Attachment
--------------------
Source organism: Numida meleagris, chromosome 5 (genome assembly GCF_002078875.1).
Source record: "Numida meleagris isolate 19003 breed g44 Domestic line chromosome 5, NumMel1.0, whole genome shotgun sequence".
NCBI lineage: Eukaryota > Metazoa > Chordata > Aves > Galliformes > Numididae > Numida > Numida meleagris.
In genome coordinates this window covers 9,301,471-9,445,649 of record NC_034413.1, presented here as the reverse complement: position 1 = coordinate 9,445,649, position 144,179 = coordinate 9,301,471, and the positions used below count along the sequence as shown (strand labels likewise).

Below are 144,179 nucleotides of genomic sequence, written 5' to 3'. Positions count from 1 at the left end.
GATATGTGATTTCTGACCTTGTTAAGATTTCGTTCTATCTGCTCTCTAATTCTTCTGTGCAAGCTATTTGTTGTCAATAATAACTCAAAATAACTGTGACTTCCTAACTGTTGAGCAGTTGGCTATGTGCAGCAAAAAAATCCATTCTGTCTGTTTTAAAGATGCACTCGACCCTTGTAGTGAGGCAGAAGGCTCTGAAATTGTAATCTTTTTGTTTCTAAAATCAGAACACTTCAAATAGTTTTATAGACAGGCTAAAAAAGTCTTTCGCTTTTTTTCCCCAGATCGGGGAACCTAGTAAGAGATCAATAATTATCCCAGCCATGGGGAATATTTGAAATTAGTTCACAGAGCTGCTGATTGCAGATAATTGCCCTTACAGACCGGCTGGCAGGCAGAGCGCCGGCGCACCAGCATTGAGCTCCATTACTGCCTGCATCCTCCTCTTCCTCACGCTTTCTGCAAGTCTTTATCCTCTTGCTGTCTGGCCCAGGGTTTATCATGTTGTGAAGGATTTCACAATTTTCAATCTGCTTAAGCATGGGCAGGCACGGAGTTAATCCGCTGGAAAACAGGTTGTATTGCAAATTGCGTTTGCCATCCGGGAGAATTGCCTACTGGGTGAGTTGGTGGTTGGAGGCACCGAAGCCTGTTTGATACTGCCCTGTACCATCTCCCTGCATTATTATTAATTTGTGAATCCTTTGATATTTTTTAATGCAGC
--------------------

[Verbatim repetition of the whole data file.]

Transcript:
Source organism: Numida meleagris, chromosome 5 (genome assembly GCF_002078875.1).
Source record: "Numida meleagris isolate 19003 breed g44 Domestic line chromosome 5, NumMel1.0, whole genome shotgun sequence".
NCBI lineage: Eukaryota > Metazoa > Chordata > Aves > Galliformes > Numididae > Numida > Numida meleagris.
In genome coordinates this window covers 9,301,471-9,445,649 of record NC_034413.1, presented here as the reverse complement: position 1 = coordinate 9,445,649, position 144,179 = coordinate 9,301,471, and the positions used below count along the sequence as shown (strand labels likewise).

Below are 144,179 nucleotides of genomic sequence, written 5' to 3'. Positions count from 1 at the left end.
GATATGTGATTTCTGACCTTGTTAAGATTTCGTTCTATCTGCTCTCTAATTCTTCTGTGCAAGCTATTTGTTGTCAATAATAACTCAAAATAACTGTGACTTCCTAACTGTTGAGCAGTTGGCTATGTGCAGCAAAAAAATCCATTCTGTCTGTTTTAAAGATGCACTCGACCCTTGTAGTGAGGCAGAAGGCTCTGAAATTGTAATCTTTTTGTTTCTAAAATCAGAACACTTCAAATAGTTTTATAGACAGGCTAAAAAAGTCTTTCGCTTTTTTTCCCCAGATCGGGGAACCTAGTAAGAGATCAATAATTATCCCAGCCATGGGGAATATTTGAAATTAGTTCACAGAGCTGCTGATTGCAGATAATTGCCCTTACAGACCGGCTGGCAGGCAGAGCGCCGGCGCACCAGCATTGAGCTCCATTACTGCCTGCATCCTCCTCTTCCTCACGCTTTCTGCAAGTCTTTATCCTCTTGCTGTCTGGCCCAGGGTTTATCATGTTGTGAAGGATTTCACAATTTTCAATCTGCTTAAGCATGGGCAGGCACGGAGTTAATCCGCTGGAAAACAGGTTGTATTGCAAATTGCGTTTGCCATCCGGGAGAATTGCCTACTGGGTGAGTTGGTGGTTGGAGGCACCGAAGCCTGTTTGATACTGCCCTGTACCATCTCCCTGCATTATTATTAATTTGTGAATCCTTTGATATTTTTTAATGCAGC